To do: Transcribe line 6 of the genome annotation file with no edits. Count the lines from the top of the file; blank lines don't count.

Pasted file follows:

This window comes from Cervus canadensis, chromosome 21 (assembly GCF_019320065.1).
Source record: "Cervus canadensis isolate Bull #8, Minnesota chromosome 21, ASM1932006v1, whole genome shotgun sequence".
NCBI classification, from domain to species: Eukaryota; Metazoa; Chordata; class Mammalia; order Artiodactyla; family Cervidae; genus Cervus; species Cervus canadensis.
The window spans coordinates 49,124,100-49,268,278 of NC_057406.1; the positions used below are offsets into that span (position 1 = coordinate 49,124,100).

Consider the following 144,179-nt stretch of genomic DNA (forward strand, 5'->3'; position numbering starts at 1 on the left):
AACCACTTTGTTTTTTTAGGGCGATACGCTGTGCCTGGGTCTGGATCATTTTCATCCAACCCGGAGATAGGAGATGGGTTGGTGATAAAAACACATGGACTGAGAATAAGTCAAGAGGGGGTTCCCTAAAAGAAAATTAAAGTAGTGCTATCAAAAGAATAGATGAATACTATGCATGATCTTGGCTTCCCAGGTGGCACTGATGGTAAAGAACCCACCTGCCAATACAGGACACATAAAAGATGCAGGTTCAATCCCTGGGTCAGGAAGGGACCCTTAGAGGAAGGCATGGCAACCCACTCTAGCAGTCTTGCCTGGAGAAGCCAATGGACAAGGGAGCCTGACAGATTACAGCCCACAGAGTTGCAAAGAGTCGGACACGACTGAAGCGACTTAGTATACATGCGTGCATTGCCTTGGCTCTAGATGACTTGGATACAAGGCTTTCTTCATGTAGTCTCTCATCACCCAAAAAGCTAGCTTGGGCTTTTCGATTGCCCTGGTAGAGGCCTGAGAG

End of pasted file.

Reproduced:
AACCACTTTGTTTTTTTAGGGCGATACGCTGTGCCTGGGTCTGGATCATTTTCATCCAACCCGGAGATAGGAGATGGGTTGGTGATAAAAACACATGGACTGAGAATAAGTCAAGAGGGGGTTCCCTAAAAGAAAATTAAAGTAGTGCTATCAAAAGAATAGATGAATACTATGCATGATCTTGGCTTCCCAGGTGGCACTGATGGTAAAGAACCCACCTGCCAATACAGGACACATAAAAGATGCAGGTTCAATCCCTGGGTCAGGAAGGGACCCTTAGAGGAAGGCATGGCAACCCACTCTAGCAGTCTTGCCTGGAGAAGCCAATGGACAAGGGAGCCTGACAGATTACAGCCCACAGAGTTGCAAAGAGTCGGACACGACTGAAGCGACTTAGTATACATGCGTGCATTGCCTTGGCTCTAGATGACTTGGATACAAGGCTTTCTTCATGTAGTCTCTCATCACCCAAAAAGCTAGCTTGGGCTTTTCGATTGCCCTGGTAGAGGCCTGAGAG